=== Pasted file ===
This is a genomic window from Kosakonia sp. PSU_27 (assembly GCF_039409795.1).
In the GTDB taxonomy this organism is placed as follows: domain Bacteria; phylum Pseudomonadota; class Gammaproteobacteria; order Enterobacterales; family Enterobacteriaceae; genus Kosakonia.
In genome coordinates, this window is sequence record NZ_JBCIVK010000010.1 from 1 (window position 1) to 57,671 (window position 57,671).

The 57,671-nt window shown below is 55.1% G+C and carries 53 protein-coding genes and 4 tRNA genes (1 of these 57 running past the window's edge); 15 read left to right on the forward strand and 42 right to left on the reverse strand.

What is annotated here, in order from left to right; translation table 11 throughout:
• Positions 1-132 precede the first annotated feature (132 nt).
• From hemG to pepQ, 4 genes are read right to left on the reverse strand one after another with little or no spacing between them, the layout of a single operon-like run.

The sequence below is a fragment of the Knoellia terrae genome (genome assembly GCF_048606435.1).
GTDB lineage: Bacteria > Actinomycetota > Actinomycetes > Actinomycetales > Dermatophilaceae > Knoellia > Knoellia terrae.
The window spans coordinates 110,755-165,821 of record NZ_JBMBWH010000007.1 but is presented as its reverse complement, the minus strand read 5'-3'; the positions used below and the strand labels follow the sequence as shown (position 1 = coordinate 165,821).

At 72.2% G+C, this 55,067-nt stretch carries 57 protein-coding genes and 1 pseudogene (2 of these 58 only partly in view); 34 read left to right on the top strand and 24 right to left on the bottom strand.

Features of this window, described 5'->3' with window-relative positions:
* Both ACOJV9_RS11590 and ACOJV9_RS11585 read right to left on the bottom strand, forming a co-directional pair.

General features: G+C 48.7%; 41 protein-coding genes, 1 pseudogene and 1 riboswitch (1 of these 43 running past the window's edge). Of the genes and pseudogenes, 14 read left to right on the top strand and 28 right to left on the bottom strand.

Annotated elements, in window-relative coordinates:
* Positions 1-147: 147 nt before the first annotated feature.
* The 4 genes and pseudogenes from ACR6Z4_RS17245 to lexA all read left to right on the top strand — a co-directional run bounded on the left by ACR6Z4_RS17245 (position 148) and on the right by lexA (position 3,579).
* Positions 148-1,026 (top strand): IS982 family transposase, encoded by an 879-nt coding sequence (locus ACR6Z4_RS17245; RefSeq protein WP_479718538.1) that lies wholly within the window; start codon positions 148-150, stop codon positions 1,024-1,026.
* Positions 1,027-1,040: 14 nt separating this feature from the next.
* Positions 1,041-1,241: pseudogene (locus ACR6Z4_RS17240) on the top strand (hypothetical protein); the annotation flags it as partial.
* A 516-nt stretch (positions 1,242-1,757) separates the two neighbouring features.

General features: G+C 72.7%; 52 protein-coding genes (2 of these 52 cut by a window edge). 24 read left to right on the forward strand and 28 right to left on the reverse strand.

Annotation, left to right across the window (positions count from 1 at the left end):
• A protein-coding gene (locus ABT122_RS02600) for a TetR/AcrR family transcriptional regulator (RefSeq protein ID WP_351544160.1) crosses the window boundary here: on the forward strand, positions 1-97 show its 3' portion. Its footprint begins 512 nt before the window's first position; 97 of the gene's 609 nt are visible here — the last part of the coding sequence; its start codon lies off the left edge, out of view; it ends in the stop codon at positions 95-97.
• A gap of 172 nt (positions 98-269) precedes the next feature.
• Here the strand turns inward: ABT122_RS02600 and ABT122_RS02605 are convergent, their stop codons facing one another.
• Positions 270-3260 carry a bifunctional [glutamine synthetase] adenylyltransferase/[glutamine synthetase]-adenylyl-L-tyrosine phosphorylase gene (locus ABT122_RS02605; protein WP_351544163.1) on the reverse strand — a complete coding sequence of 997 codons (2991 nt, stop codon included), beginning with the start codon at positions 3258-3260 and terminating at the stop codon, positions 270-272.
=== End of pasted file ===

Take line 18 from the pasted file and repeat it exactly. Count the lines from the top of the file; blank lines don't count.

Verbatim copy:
* Positions 148-1,026 (top strand): IS982 family transposase, encoded by an 879-nt coding sequence (locus ACR6Z4_RS17245; RefSeq protein WP_479718538.1) that lies wholly within the window; start codon positions 148-150, stop codon positions 1,024-1,026.